Pharmaceutical company Elan is set to offer shareholders a cash dividend policy, allowing them to benefit directly from the long term cash flow generated by multiple sclerosis drug Tysabri.
Elan sold its interest in Tysabri to US firm Biogen for $3.25 billion earlier this month.
The dividend program, which is expected to commence in the fourth quarter of this year, will be directly linked to the market performance of Tysabri, calculated as a percentage of the Tysabri royalty paid to Elan from Biogen. The initial percentage to be paid out directly to shareholders is 20 per cent of those royalties.
According to Elan, there is no cap to the dividend cash payments that will be generated from this direct link between shareholders' equity and the long term cash flow of Tysabri.
“This dividend structure gives shareholders the right to enjoy unlimited participation in the upside from the Tysabri sales increase which we anticipate for the future,” the company said in a statement.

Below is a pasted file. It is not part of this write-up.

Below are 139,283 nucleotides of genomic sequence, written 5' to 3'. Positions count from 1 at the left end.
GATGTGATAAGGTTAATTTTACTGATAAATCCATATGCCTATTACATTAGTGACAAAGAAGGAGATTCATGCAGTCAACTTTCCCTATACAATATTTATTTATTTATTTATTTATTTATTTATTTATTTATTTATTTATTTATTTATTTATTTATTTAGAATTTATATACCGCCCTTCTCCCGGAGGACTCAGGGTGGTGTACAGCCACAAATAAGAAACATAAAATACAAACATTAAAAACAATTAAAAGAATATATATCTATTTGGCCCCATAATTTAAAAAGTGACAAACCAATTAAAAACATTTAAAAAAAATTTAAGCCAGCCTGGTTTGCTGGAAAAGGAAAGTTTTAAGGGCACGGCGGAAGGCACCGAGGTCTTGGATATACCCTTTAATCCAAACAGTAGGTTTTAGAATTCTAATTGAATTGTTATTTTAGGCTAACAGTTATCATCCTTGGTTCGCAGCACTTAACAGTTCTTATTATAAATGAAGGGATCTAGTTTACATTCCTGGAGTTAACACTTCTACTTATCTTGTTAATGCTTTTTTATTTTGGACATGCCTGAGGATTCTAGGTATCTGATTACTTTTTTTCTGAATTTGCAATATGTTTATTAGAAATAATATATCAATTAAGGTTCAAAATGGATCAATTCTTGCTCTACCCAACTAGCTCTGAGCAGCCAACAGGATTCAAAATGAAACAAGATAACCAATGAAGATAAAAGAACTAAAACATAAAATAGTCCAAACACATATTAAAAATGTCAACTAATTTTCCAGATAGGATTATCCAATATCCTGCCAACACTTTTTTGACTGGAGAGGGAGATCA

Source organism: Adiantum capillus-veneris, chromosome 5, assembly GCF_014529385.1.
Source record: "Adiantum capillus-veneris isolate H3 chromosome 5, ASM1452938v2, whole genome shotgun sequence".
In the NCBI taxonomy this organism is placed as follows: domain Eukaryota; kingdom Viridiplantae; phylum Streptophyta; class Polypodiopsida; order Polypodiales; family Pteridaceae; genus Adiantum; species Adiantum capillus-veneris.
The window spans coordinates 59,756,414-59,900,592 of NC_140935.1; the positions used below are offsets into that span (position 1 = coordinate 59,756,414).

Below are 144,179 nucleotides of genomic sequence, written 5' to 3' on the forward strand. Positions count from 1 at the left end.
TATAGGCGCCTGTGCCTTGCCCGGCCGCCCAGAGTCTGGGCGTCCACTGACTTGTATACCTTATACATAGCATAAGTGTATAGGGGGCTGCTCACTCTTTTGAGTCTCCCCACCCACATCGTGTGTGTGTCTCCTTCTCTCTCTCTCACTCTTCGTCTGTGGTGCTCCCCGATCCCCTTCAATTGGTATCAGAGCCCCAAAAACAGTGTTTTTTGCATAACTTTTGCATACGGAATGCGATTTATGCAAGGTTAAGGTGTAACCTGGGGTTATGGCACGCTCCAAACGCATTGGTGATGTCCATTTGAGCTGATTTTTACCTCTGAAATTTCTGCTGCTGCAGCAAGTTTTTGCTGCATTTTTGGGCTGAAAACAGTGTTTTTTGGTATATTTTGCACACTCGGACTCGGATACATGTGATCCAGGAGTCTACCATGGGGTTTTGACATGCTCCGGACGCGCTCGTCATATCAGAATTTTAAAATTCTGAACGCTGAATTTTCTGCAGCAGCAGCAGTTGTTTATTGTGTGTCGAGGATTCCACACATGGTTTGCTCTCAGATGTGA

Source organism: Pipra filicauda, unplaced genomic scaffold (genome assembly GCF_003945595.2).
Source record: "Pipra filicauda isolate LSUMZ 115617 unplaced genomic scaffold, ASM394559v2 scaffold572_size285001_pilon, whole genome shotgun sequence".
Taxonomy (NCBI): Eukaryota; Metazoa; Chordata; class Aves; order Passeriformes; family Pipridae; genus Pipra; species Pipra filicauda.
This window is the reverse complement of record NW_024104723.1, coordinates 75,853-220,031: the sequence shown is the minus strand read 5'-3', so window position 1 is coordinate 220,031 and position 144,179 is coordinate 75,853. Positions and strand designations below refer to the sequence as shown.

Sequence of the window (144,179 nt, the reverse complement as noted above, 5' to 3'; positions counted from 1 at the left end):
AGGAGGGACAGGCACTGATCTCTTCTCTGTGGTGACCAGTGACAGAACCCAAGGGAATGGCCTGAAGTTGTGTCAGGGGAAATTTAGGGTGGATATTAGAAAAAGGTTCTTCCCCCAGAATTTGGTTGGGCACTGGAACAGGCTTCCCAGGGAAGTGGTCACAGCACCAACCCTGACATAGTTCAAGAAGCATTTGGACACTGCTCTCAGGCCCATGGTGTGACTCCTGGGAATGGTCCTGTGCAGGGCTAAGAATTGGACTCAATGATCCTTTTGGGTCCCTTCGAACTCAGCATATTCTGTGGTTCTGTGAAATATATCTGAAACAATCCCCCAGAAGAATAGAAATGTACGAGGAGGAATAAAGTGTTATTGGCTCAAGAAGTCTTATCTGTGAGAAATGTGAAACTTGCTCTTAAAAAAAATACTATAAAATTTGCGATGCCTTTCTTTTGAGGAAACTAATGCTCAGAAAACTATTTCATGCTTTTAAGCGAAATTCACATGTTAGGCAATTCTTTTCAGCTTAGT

According to the restructured Tysabri collaboration, Elan will receive 12 per cent royalties on in-market sales of Tysabri in the first year from closing and thereafter 18 per cent royalties on in-market sales up to $2.0 billion, and 25 per cent royalties on sales exceeding $2.0 billion. In 2012, in-market sales of Tysabri were $1.6 billion.
Elan chief executive Kelly Martin said that the restructuring of the Tysabri collaboration with Biogen Idec enables the company “to unlock value to the direct benefit of our public shareholders”.
“These value creation initiatives consist of three related but distinctive components: a $ 1 billion dollar share repurchase program, a highly efficient cash dividend that directly links shareholders to the long term performance and cash flow generation of Tysabri and lastly, the addition of specific business assets which will allow for diversification across molecules, therapeutic areas and geographies.”
Separately, Mr Martin said this morning a $6.6 billion approach for the company by US investment firm Royalty Pharma was not credible.
"We simply don't view the Royalty indication of interest as credible. The vast majority of our investor base simply don't view Royalty's indication as worthy of any discussion period," Mr Martin said.
"I wish Royalty well, they can do what they need to do but we're not in any discussions with them at all on any topic and we don't see any need to have those discussions," he added.